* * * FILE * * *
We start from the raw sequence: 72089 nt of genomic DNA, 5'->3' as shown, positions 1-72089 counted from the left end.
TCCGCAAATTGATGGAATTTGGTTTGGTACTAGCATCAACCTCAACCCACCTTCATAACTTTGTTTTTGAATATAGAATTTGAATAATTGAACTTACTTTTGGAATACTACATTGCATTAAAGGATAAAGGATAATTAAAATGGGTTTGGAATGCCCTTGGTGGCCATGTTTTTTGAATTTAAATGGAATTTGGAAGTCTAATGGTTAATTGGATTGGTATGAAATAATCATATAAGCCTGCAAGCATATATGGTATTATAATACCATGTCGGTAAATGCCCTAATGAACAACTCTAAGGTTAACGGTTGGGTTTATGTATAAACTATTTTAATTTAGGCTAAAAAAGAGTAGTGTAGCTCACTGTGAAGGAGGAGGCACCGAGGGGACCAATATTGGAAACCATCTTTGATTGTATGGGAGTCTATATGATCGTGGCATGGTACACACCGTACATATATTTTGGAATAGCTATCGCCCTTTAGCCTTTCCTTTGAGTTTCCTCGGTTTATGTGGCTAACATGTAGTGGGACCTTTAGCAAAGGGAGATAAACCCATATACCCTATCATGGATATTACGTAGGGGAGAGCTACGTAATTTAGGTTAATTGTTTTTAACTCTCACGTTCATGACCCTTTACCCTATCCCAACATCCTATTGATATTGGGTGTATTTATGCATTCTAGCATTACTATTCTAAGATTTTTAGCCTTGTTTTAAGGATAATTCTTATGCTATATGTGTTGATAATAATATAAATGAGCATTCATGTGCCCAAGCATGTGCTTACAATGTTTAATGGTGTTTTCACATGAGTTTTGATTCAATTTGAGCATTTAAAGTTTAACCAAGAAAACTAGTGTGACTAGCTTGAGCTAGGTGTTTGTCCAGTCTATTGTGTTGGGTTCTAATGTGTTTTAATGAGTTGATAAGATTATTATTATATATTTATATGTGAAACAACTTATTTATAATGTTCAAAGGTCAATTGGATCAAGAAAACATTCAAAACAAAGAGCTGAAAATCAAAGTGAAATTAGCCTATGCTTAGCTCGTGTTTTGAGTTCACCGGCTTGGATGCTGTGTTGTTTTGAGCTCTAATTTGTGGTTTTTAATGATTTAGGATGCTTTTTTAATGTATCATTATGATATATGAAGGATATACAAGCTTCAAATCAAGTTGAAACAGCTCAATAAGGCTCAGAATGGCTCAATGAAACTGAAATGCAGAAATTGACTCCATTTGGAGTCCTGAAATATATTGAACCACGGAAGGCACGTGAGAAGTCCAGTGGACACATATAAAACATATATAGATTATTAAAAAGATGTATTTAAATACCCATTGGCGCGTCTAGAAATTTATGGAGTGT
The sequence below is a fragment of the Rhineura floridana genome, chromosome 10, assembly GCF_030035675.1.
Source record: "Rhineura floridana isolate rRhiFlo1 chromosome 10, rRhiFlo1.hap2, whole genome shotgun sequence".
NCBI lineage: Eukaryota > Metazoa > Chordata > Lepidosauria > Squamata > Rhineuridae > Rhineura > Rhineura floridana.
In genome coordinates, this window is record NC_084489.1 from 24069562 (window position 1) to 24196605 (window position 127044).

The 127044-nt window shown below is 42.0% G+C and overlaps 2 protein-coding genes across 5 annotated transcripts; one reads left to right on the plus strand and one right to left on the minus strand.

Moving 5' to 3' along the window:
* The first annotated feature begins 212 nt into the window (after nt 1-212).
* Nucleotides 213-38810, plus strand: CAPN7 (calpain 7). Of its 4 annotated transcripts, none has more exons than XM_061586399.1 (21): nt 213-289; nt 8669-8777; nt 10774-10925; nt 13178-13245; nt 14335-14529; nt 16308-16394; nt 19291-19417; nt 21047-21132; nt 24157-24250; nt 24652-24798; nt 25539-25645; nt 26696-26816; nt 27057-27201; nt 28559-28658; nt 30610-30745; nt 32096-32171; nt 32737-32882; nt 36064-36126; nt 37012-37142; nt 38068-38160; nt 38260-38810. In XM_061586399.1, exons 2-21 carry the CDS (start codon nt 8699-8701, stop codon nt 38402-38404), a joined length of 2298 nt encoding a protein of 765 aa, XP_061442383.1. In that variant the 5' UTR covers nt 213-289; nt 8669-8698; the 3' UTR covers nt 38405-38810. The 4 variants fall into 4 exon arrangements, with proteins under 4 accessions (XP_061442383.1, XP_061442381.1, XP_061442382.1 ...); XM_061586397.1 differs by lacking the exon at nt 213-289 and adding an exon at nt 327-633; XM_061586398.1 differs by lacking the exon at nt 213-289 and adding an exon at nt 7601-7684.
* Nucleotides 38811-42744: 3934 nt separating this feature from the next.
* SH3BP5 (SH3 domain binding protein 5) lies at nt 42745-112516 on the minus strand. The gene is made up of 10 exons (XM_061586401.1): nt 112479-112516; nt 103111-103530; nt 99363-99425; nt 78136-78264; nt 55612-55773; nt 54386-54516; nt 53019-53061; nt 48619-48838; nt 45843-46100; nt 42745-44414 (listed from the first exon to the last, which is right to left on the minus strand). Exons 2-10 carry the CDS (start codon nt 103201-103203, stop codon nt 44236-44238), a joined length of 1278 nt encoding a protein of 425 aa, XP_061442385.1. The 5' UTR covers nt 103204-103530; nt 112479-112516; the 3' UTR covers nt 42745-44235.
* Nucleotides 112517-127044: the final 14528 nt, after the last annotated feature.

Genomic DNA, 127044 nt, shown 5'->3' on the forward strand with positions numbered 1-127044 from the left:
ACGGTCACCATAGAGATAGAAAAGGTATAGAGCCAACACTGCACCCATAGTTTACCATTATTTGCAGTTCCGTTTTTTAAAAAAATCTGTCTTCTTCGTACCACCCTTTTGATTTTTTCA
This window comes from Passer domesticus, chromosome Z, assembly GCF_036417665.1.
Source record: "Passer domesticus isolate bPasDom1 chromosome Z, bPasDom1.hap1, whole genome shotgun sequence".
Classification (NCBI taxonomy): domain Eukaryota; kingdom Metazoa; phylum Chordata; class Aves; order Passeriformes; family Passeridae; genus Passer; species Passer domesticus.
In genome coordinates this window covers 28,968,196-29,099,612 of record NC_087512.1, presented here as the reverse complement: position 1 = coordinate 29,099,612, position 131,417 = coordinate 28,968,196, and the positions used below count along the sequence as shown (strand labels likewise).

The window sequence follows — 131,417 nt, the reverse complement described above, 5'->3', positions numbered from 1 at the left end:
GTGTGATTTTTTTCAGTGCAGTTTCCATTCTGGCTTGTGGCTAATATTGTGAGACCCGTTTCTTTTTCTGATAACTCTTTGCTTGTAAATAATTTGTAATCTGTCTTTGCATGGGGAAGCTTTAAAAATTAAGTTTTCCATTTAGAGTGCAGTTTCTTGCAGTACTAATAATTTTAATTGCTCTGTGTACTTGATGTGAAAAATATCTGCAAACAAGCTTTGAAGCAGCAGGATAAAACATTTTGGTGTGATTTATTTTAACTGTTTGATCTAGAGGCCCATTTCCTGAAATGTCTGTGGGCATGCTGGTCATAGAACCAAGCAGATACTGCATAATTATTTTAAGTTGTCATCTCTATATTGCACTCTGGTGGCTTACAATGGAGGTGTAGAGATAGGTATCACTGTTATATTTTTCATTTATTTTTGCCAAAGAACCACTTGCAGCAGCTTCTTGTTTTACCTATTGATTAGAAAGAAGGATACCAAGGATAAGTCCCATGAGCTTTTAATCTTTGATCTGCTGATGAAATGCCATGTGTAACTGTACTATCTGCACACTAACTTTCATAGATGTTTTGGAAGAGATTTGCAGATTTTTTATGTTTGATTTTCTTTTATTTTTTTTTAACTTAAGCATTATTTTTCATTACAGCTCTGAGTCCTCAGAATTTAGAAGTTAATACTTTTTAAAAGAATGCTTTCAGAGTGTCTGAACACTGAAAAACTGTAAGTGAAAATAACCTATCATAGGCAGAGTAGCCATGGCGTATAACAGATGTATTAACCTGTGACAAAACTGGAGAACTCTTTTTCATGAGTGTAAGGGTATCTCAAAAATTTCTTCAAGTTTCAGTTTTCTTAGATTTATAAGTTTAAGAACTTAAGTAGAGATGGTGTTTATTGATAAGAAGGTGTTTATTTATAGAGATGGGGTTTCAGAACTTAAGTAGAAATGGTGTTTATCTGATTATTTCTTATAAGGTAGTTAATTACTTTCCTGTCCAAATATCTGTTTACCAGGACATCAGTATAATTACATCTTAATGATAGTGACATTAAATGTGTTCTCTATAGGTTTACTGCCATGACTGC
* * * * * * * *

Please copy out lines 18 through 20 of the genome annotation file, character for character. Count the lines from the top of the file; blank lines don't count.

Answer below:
Classification (NCBI taxonomy): domain Eukaryota; kingdom Metazoa; phylum Chordata; class Aves; order Passeriformes; family Passeridae; genus Passer; species Passer domesticus.
In genome coordinates this window covers 28,968,196-29,099,612 of record NC_087512.1, presented here as the reverse complement: position 1 = coordinate 29,099,612, position 131,417 = coordinate 28,968,196, and the positions used below count along the sequence as shown (strand labels likewise).

The window sequence follows — 131,417 nt, the reverse complement described above, 5'->3', positions numbered from 1 at the left end: